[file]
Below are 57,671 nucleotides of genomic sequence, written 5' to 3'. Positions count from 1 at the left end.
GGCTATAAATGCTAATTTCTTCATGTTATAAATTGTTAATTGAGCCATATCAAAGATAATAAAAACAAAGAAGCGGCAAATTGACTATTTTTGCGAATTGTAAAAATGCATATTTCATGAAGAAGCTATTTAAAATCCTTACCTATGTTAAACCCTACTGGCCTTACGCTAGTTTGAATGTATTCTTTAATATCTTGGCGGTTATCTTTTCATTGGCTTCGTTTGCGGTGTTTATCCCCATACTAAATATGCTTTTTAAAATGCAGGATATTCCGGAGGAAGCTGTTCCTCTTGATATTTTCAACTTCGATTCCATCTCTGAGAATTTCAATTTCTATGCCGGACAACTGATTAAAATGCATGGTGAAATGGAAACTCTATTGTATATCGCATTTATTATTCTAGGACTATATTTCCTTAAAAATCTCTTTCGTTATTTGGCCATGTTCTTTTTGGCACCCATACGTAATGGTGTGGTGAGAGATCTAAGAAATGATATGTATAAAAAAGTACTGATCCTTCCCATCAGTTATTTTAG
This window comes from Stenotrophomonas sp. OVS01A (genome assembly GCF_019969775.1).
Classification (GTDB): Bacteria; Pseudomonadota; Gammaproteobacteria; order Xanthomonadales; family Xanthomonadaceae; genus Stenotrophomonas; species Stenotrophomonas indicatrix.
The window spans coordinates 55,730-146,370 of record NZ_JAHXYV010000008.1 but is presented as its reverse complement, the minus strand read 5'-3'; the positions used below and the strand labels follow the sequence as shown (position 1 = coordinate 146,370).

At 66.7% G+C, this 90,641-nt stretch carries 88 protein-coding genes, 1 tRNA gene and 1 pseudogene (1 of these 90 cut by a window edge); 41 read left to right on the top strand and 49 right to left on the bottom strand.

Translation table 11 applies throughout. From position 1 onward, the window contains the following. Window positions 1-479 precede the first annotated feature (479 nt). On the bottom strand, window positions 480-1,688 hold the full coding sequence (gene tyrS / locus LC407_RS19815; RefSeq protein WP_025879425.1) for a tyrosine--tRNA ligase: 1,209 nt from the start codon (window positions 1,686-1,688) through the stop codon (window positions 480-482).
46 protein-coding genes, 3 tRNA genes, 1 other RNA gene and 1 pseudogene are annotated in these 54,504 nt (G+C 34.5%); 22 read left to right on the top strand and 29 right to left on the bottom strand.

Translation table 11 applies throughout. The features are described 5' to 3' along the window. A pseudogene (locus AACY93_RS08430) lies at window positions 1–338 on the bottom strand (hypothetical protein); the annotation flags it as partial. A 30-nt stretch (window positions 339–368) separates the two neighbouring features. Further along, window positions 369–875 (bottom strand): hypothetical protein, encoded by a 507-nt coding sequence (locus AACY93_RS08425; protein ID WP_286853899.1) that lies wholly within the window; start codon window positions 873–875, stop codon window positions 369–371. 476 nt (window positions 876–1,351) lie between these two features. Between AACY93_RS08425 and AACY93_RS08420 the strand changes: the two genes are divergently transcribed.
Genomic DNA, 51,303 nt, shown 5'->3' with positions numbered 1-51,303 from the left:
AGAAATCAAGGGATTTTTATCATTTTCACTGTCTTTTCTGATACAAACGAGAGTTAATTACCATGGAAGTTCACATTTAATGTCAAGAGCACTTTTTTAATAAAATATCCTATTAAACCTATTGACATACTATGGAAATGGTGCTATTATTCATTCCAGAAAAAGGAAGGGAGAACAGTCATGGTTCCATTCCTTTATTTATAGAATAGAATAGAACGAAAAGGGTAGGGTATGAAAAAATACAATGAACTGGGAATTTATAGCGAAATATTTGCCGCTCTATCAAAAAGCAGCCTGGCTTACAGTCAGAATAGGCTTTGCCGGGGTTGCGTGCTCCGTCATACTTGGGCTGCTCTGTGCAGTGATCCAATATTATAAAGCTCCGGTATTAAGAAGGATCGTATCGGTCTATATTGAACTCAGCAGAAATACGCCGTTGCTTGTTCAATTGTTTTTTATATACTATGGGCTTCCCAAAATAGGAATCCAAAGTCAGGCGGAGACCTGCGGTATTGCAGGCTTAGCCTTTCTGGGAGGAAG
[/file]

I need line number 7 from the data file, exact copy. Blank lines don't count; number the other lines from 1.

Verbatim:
Translation table 11 applies throughout. From position 1 onward, the window contains the following. Window positions 1-479 precede the first annotated feature (479 nt). On the bottom strand, window positions 480-1,688 hold the full coding sequence (gene tyrS / locus LC407_RS19815; RefSeq protein WP_025879425.1) for a tyrosine--tRNA ligase: 1,209 nt from the start codon (window positions 1,686-1,688) through the stop codon (window positions 480-482).